Correspondingly, where a controller or processor discloses personal data to a third-party controller or processor, in compliance with the requirements of the Bill of Rights, it is not in violation if said third party processes the personal data in violation of the same, provided that, at the time of disclosing the personal data, the disclosing controller or processor did not have actual knowledge that the recipient would commit a violation. Correspondingly, a third-party controller or processor receiving personal data from a controller or processor in compliance with the requirements of the Bill of Rights is likewise not liable for the offenses of the controller or processor from which it receives such personal data.

Specific to personal data processing under Sections 501.716, 501.717, and 501.718 of the Bill of Rights (i.e. limitations), a controller is only permitted to process such personal data for the purposes specified in those Sections. Further, personal information in those Sections can only be processed to the extent that it is:

  • reasonably necessary and proportionate to the purpose; and
  • adequate, relevant, and limited to what is necessary in relation to the specific purposes; and
  • done to assist another controller, processor, or third party with any of the purposes specified.

In addition, the controller or processor must consider the nature and purpose of the collection, use, or retention of personal data. The personal data must be subject to reasonable administrative, technical, and physical measures to protect the confidentiality, integrity, and accessibility of the personal data and to reduce reasonably foreseeable risks of harm to consumers relating to the personal data.

A controller or processor must also adopt and implement a retention schedule that prohibits the use or retention of personal data that is not exempt, as outline above, after the satisfaction of the initial purpose for which the information was collected or obtained, after the expiration or termination of the contract on which the information was collected or obtained, or two years after the last consumer interaction. There are specific circumstances in which this will not apply, including where providing a good or service requested by the consumer, or reasonably anticipating the request of such good or service within the context of a controller's ongoing business relationship with the consumer.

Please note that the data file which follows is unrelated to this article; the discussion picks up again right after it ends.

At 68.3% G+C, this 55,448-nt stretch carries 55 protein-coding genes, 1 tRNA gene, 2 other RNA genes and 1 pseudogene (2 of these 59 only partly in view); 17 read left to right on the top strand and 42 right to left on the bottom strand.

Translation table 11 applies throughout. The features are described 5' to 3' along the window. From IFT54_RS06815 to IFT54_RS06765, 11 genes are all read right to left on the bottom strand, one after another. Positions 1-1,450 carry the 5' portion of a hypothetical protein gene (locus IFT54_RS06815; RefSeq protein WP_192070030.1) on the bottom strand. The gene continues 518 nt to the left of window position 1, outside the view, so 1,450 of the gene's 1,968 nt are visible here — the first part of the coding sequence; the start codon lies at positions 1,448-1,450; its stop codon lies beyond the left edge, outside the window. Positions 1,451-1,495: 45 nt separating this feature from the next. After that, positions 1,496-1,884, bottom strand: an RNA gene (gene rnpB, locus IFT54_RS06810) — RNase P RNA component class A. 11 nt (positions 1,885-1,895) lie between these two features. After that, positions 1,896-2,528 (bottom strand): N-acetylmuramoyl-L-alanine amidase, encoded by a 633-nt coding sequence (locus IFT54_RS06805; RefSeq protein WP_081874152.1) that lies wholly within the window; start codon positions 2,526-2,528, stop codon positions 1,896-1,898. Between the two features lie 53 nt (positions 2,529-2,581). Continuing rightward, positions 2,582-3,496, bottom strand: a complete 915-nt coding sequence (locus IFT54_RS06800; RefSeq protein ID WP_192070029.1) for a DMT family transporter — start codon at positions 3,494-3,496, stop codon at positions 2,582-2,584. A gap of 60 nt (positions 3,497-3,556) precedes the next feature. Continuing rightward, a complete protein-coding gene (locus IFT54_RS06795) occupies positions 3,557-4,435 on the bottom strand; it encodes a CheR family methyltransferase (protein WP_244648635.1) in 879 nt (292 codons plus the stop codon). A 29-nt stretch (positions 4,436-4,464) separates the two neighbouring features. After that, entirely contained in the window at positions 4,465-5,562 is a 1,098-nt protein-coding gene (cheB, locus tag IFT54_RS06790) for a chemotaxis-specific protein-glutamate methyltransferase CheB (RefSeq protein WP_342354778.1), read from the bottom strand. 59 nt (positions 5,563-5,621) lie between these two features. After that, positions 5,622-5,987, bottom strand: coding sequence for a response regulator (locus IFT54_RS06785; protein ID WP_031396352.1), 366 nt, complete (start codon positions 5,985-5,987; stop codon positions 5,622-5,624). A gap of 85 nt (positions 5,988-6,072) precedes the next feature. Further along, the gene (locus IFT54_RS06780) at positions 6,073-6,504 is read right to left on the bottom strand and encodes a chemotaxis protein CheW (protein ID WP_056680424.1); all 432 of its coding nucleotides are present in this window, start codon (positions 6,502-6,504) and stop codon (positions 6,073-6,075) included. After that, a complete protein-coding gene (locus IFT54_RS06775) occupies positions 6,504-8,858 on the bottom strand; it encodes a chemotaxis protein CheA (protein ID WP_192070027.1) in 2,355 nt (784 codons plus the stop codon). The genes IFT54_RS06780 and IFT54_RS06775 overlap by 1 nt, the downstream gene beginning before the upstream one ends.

Finally, controllers processing personal data pursuant to any for the exemptions above bear the burden of demonstrating that the processing qualifies for the exemption and complies with the requirements outlined above.


The Bill of Rights clarifies that it supersedes all rules, regulations, codes, ordinances, and other laws adopted by a city, county, city and county, municipality, or local agency regarding the collection, processing, sharing, or sale of consumer personal data by a controller or processor.


The Department of Legal Affairs (the Department) has exclusive authority to enforce the Bill of Rights. The Bill of Rights confirms that the Department will adopt rules to implement the same, including standards for authenticated consumer requests, enforcement, data security, and authorized persons who may act on a consumer's behalf.

Notably, if the Department believes that a person is in violation of the Bill of Rights, it can bring an action against such person for unfair or deceptive act or practices. The Department may first notify the person in writing of the alleged violation, after which it may grant a 45-day period to cure the alleged violation and issue a letter of guidance. The 45-day cure period does not apply to an alleged violation involving a Florida consumer who is a known child, and the controller wilfully disregarded the consumer's age or is deemed to have actual knowledge of the consumer's age. In addition to other remedies, the Department may collect a civil penalty of up to $50,000 per violation. Importantly, the Bill of Rights clarifies that it does not establish a private right of action.

Keshawna Campbell Manager - Privacy Research
[email protected]